Experts want a nationwide study to be carried out on devices that could help profoundly deaf adults hear.
Bilateral cochlear implants are prosthetic devices which make use of electrode arrays surgically implanted in the cochlea of the inner ear to provide a sense of sound to those how have a profound loss of hearing, reports the Guardian.
Working with therapy they allow children born without hearing to develop excellent speech and language. One implant allows users to perceive speech and sounds, and a second enables users to locate sounds which enhance speech perception in busy environments.
Currently the National Institute for Health and Care Excellence only allow bilateral implantation in adults if they have a second disability which makes them reliant on hearing.
Experts are now calling for the guidelines to be revised to allow adults, like children, access to two implants. Azhar Shaida, consultant otologist and cochlear implant surgeon at London’s Royal National Throat, Nose and Ear hospital, said: “The problem is down to money versus benefit.” One implant costs the NHS between £38,000-£45,000, however it a second implant is placed simultaneously, only one procedure takes place meaning the cost does not double.
Labour MP Lilian Greenwood said: “The criteria are based on evidence from patients who were predominantly wearing technology from the late 1990s. Since then, there have been significant advances in technology. Many clinicians would argue that the criteria do not reflect real world listening, and that more realistic tests should be deployed.”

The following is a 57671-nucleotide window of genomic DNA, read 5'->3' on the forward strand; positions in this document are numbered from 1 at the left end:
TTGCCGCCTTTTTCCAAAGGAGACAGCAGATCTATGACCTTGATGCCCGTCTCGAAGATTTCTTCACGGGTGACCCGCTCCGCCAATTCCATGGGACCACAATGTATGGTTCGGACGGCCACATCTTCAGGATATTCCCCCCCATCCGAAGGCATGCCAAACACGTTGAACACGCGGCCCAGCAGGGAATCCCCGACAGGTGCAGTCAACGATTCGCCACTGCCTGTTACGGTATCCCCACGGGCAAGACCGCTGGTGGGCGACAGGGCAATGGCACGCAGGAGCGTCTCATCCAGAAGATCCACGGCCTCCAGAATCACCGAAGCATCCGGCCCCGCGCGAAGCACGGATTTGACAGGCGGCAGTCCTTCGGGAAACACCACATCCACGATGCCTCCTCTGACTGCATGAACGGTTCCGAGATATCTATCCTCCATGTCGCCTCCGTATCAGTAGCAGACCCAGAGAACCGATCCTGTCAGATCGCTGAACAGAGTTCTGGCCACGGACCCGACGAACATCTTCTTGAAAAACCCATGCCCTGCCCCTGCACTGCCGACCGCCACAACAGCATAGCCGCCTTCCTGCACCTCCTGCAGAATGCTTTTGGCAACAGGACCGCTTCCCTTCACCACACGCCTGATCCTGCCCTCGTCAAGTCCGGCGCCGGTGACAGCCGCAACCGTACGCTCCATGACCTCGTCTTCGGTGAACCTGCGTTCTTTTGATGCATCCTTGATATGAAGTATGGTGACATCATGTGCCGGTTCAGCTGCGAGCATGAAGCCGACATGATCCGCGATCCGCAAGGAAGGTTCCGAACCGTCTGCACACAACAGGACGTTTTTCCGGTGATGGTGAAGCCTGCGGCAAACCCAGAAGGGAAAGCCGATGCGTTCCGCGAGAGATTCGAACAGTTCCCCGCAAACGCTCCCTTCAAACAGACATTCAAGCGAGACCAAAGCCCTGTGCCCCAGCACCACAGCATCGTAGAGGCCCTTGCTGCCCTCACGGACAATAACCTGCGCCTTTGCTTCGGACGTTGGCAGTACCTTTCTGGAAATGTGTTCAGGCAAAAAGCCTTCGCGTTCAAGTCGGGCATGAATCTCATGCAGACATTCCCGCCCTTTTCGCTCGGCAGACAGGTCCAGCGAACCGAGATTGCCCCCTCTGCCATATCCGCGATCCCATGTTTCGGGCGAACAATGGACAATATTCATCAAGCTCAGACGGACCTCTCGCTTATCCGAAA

Stuart McNaughton, a lecturer at Westminster Business School who works for cochlear implant firm Advance Bionics, has an implant in each year. He says that the second device enables adults to reach their full potential. “I understand that children need more input because they are developing language and they are developing skills, but what about all the people over the age of 18, 19, 20, 21? They should be allowed bilateral implants as well. Society puts pressures on adults too – relationships, jobs – it’s a rat race out there.”
David Selvadurai, consultant otolaryngologist surgeon at St George’s Hospital, London, and founder of their cochlear implant programme, also believes adults should have access to two implants. However he does believe that it is vitally important that enough evidence is gathered. “What we don’t have at the moment is good cost benefit data to show that there’s enough benefit to the individual to demonstrate cost effectiveness for the NHS,” he said.
Colleagues at UCL’s Ear Institute, Shakeel Saeed, Professor at UCL and the RNTNEH, are assessing a national study on bilateral cochlear implantation in adults which is expected to take four to five years to complete. “This is to create high quality evidence that Nice can then use to make a considered decision,” he said. “If we complete that study, then we will be able to answer a very simple question: does the benefit of having two [implants] in adults justify the cost? We might find it doesn’t – but I suspect that we will find that it does.”
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